The physical anthropometry, lifestyle habits and blood pressure of people presenting with a first clinical demyelinating event compared to controls: The Ausimmune study

Anne Louise Ponsonby*, Robyn M. Lucas, Keith Dear, Ingrid Van Der Mei, Bruce Taylor, Caron Chapman, Alan Coulthard, Terence Dwyer, Trevor J. Kilpatrick, Anthony J. McMichael, Michael P. Pender, Patricia C. Valery, David Williams

*Corresponding author for this work

    Research output: Contribution to journalArticlepeer-review

    27 Citations (Scopus)

    Abstract

    Introduction: Lifestyle factors prior to a first clinical demyelinating event (FCD), a disorder often preceding the development of clinically definite multiple sclerosis (MS), have not previously been examined in detail. Past tobacco smoking has been consistently associated with MS. Methods: This was a multicentre incident case-control study. Cases (n = 282) were aged 18-59 years with an FCD and resident within one of four Australian centres (from latitudes 27°S to 43°S), from 1 November 2003 to 31 December 2006. Controls (n = 558) were matched to cases on age, sex and study region, without CNS demyelination. Exposures measured included current and past tobacco and marijuana, alcohol and beverage use, physical activity patterns, blood pressure and physical anthropometry. Results: A history of smoking ever was associated with FCD risk (AOR 1.89 (95%CL 1.82, 3.52)). Marijuana use was not associated with FCD risk after adjusting for confounders such as smoking ever but the estimates were imprecise because of a low prevalence of use. Alcohol consumption was common and not associated with FCD risk. No casecontrol differences in blood pressure or physical anthropometry were observed. Conclusions: Past tobacco smoking was positively associated with a risk of FCD but most other lifestyle factors were not. Prevention efforts against type 2 diabetes and cardiovascular disease by increasing physical activity and reducing obesity are unlikely to alter MS incidence, and more targeted campaigns will be required.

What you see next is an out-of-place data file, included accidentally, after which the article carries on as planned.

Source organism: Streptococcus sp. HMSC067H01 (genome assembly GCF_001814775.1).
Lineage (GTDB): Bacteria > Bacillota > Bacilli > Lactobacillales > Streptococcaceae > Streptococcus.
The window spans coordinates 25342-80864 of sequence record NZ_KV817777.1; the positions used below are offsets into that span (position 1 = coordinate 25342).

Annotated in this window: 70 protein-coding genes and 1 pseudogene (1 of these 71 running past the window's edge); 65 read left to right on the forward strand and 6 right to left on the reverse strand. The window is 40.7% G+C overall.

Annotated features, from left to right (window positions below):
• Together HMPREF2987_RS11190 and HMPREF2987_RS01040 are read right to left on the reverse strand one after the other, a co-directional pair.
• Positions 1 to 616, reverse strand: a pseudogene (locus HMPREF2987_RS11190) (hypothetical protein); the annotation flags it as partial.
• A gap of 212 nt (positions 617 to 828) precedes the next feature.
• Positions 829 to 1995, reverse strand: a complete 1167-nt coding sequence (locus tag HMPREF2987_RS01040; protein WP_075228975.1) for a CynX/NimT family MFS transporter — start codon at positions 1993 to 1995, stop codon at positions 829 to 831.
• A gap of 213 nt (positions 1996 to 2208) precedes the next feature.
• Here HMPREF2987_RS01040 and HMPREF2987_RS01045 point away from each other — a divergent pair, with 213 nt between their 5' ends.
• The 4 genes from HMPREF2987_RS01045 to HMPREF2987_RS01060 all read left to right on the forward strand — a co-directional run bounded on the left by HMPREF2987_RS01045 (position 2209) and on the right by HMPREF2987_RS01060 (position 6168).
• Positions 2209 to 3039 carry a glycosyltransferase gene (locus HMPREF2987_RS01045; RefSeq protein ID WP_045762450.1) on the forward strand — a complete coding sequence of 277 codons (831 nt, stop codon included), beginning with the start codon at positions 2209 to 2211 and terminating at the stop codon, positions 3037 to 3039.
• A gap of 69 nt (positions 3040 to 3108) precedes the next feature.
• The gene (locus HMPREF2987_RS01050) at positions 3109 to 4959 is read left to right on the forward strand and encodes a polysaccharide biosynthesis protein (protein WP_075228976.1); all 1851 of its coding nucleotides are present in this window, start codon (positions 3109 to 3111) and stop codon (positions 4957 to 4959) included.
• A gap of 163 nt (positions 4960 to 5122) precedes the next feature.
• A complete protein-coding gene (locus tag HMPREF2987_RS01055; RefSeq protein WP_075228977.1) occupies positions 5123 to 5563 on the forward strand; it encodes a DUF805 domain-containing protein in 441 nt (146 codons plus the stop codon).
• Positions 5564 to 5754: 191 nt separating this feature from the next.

Original languageEnglish
    Pages (from-to)1717-1725
    Number of pages9
    JournalMultiple Sclerosis Journal
    Volume19
    Issue number13
    DOIs
    Publication statusPublished - Nov 2013

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